Heating, ventilation, and air conditioning (HVAC) systems and lights consume the largest amounts of power in commercial structures. Here is how to lower your costs.
While lights consume about 17% of a commercial building’s energy supply HVAC devices consume nearly 35% – writes sustainability-focused Construct 21. According to professionals, facilities can significantly reduce excessive energy usage by updating old systems and insulating rooms.
Stop heat loss
In the winter, heat escapes buildings through cracks and gaps. Weatherizing commercial buildings’ doors and windows can prevent HVAC-related energy loss. Weatherstripping can create a barrier between indoor and outdoor temperatures and thus can effectively reduce a building’s utility costs by minimizing HVAC run times.
Revolving doors are also a good idea since they are about eight times more energy efficient than conventional structures.
Smart thermostats using the Internet of Things (IoT) can decrease utility costs and greenhouse gas emissions. They read real-time local weather predictions, and adjust indoor conditions by relying on outdoor temperature differentiations. Autonomous thermostats also connect to motion sensors, adjusting temperatures based on a room’s occupancy level. They can turn a system off in a vacant building, helping individuals save money outside operational hours.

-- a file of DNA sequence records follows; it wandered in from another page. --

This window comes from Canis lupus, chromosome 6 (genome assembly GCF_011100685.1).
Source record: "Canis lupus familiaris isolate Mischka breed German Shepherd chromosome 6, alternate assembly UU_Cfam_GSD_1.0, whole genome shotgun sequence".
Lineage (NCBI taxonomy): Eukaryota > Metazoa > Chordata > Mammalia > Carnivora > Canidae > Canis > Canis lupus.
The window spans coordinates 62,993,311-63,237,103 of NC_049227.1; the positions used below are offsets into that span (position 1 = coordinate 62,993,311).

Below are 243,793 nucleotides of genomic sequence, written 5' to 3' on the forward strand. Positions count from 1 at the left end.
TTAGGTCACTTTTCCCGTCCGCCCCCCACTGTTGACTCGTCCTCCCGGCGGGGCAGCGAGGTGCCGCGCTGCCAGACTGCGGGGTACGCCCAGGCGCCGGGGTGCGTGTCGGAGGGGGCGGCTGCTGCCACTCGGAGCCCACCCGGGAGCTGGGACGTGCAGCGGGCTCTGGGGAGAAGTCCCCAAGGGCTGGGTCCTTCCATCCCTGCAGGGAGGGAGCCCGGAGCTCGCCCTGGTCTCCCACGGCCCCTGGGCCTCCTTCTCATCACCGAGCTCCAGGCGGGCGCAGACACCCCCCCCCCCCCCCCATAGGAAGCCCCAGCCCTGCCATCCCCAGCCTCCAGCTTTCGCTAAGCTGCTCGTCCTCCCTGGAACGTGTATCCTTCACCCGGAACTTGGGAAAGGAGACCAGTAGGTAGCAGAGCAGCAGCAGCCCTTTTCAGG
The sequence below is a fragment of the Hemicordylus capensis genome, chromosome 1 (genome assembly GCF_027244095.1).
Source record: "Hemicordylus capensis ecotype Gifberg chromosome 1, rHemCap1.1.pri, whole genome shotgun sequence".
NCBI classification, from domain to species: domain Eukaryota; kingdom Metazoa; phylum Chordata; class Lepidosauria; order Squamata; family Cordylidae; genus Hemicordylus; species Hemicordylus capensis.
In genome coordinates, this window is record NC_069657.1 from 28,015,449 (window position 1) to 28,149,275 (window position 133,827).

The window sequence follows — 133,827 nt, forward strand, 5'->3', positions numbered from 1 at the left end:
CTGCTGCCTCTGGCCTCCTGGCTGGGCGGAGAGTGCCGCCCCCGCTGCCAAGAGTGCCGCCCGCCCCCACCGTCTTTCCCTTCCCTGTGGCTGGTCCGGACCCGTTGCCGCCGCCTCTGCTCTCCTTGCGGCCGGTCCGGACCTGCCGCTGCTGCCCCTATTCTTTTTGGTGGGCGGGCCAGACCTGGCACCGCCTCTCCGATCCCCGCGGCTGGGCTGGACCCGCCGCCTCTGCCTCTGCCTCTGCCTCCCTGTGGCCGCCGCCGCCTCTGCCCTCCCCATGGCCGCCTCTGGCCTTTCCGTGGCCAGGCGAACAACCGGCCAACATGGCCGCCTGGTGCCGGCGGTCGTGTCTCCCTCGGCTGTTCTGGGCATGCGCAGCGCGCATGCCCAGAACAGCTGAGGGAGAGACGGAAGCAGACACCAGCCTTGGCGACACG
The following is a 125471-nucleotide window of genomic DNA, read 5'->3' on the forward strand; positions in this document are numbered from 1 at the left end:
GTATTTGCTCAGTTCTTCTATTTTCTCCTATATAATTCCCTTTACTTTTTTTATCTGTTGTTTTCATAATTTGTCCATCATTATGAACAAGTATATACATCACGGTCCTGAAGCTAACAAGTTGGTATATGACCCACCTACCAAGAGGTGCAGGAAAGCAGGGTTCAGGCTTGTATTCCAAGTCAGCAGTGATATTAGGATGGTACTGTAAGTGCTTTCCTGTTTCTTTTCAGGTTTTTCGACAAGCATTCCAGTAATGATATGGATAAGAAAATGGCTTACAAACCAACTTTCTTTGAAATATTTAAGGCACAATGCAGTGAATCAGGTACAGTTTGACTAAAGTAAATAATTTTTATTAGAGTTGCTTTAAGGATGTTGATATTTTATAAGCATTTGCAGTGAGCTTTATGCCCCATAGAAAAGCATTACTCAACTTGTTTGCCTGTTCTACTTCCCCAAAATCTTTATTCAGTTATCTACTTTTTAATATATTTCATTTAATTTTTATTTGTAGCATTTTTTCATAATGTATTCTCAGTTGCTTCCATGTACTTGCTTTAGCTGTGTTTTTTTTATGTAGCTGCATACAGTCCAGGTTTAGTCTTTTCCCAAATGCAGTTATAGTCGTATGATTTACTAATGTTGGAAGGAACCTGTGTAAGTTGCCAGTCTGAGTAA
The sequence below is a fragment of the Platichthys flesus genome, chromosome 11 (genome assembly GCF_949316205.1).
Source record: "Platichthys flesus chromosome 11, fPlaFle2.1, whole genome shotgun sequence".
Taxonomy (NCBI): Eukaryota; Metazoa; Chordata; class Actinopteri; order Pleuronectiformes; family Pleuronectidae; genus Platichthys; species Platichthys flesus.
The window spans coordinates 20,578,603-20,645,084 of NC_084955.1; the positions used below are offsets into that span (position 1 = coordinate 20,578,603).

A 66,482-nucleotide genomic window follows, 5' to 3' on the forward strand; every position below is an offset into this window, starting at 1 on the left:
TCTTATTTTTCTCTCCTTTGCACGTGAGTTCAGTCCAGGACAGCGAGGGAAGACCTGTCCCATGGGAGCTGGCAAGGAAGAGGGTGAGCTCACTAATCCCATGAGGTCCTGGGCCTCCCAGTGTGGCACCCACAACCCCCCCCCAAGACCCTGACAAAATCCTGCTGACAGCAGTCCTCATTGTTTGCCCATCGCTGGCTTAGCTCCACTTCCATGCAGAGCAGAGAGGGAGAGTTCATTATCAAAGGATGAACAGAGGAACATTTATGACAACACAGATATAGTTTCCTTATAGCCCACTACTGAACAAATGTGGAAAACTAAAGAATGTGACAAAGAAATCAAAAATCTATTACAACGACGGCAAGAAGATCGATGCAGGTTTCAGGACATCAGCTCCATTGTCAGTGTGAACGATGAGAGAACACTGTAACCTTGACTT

Another emission-enhancing cause of energy loss is incandescent lighting systems. With smart systems the lights connect to motion detection sensors, shutting the system down in vacant rooms. Additionally, the smart technology connects to a building owner’s smartphone or tablet, helping them control indoor lighting remotely.
Builders can also connect the systems to light-emitting diode (LED) bulbs, further reducing energy use. LED bulbs achieve a 90% efficiency rate on average, making them 80% more efficient compared to conventional incandescent lights. They also last nearly 10 times longer than other bulbs on the market, reducing manufacturing energy waste.
Builders may also add natural-light-enhancing features – skylights or south-facing windows – to commercial structures, decreasing energy waste.
Solar windows are also a good option as they contain transparent solar cells, converting sunlight into emission-free energy while providing natural lighting. When buildings source a portion of power from off-grid sources, they may additionally decrease utility costs and emissions.